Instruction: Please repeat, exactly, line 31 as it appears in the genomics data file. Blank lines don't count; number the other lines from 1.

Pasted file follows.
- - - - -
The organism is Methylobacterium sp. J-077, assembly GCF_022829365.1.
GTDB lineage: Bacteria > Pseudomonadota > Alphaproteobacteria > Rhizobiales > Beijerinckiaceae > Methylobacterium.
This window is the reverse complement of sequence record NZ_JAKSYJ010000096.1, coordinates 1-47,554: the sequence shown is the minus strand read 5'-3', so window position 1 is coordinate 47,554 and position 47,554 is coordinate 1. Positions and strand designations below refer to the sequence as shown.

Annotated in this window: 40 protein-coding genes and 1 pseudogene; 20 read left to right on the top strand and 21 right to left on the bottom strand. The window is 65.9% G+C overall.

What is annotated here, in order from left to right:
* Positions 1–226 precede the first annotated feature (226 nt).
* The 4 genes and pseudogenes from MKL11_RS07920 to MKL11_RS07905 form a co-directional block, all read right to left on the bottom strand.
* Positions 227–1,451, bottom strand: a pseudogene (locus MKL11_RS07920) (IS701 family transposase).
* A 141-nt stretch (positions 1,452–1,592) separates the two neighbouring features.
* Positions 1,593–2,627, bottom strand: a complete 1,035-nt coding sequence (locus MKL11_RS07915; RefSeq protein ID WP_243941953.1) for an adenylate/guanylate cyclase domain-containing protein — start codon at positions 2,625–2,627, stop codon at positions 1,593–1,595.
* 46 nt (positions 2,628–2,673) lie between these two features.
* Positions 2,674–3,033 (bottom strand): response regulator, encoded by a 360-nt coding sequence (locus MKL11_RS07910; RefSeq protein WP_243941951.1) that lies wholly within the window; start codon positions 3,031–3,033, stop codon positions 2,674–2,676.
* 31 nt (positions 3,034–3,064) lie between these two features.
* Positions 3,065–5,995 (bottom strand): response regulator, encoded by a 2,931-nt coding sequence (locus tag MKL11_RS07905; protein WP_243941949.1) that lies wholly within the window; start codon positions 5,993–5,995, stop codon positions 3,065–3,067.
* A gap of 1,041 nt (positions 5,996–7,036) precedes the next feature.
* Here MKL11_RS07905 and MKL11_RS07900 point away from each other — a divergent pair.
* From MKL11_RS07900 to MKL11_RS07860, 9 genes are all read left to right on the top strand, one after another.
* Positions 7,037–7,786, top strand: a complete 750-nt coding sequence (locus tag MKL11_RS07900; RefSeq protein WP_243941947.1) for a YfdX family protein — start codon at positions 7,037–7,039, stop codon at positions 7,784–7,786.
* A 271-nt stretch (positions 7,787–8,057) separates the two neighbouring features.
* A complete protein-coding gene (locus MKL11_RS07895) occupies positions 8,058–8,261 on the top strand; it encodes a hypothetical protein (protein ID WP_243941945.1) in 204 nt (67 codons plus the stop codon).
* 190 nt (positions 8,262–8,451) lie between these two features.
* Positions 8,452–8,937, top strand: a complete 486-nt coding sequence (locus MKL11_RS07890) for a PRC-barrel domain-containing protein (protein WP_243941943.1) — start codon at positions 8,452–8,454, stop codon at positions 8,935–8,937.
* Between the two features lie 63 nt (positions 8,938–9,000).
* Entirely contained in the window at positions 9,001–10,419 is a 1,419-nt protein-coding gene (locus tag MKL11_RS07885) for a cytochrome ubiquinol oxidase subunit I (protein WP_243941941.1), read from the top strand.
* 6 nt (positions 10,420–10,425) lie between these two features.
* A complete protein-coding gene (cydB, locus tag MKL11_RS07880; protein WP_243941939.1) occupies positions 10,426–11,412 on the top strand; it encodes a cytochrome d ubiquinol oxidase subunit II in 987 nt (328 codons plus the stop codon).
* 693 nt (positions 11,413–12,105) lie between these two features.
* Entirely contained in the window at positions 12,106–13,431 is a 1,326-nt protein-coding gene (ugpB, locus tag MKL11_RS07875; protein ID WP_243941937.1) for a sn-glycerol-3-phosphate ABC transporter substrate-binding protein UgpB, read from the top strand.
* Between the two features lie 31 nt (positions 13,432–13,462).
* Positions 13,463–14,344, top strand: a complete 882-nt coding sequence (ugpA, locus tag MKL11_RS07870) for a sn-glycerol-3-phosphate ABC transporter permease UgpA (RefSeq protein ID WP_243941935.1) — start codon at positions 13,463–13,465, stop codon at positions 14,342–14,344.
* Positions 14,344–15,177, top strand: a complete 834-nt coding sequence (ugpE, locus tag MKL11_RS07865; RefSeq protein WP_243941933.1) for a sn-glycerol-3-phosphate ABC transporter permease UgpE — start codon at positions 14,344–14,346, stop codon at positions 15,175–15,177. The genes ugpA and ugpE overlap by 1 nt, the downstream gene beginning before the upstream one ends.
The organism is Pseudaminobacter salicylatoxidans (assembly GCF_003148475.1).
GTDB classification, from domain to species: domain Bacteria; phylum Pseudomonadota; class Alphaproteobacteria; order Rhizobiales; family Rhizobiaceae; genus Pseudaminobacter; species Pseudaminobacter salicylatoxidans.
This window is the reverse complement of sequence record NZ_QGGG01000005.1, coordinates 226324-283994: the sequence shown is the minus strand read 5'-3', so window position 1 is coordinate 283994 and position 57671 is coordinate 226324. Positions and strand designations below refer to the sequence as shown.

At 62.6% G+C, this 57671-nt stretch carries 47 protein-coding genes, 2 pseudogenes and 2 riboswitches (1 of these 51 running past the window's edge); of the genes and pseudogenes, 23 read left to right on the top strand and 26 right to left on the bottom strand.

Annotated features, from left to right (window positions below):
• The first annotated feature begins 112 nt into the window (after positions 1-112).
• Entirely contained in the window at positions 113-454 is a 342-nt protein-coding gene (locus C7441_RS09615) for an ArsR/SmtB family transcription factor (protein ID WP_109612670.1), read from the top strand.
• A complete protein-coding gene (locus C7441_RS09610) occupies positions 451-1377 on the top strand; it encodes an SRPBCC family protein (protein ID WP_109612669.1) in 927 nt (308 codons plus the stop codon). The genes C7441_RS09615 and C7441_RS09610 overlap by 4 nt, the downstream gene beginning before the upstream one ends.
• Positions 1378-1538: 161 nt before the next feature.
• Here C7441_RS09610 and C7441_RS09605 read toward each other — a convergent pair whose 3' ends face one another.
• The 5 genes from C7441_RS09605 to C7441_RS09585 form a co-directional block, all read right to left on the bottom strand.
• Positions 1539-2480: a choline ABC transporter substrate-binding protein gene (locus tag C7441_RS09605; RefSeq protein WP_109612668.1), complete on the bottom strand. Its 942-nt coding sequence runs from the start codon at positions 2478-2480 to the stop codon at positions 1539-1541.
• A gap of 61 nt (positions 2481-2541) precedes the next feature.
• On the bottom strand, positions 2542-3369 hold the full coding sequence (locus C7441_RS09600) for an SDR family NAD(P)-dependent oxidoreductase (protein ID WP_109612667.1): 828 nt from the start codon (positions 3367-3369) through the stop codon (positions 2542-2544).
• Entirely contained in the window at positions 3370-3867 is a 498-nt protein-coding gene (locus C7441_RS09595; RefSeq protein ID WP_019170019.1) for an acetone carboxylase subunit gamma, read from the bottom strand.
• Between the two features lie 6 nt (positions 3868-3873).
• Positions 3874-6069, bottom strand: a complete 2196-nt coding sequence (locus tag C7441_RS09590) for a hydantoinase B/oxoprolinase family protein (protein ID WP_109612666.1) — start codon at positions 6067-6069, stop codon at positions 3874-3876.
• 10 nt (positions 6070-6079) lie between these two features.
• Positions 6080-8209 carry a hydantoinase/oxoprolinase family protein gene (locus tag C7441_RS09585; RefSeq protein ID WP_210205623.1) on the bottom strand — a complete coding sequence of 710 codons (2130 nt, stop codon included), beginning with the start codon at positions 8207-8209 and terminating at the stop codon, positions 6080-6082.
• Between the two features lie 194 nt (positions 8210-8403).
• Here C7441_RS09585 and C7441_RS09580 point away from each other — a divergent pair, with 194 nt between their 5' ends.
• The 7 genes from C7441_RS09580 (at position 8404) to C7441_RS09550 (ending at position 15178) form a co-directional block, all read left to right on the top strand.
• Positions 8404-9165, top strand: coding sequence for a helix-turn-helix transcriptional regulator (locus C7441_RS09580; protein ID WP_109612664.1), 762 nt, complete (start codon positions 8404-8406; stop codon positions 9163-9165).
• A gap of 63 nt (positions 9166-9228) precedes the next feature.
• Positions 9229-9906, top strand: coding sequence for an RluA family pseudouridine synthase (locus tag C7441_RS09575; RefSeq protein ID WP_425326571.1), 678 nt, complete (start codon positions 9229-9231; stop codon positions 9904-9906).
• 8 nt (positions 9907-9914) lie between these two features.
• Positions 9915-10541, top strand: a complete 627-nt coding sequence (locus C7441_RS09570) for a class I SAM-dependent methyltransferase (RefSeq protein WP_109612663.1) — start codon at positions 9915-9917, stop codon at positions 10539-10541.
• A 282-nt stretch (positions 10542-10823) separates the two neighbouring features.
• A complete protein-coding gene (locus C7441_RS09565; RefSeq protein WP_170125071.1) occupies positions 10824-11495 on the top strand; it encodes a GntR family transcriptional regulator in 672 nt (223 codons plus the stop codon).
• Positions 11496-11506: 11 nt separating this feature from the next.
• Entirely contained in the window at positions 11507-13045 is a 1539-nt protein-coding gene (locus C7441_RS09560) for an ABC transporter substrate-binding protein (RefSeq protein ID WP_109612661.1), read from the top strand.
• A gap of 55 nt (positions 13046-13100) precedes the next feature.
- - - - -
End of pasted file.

* Positions 14,344–15,177, top strand: a complete 834-nt coding sequence (ugpE, locus tag MKL11_RS07865; RefSeq protein WP_243941933.1) for a sn-glycerol-3-phosphate ABC transporter permease UgpE — start codon at positions 14,344–14,346, stop codon at positions 15,175–15,177. The genes ugpA and ugpE overlap by 1 nt, the downstream gene beginning before the upstream one ends.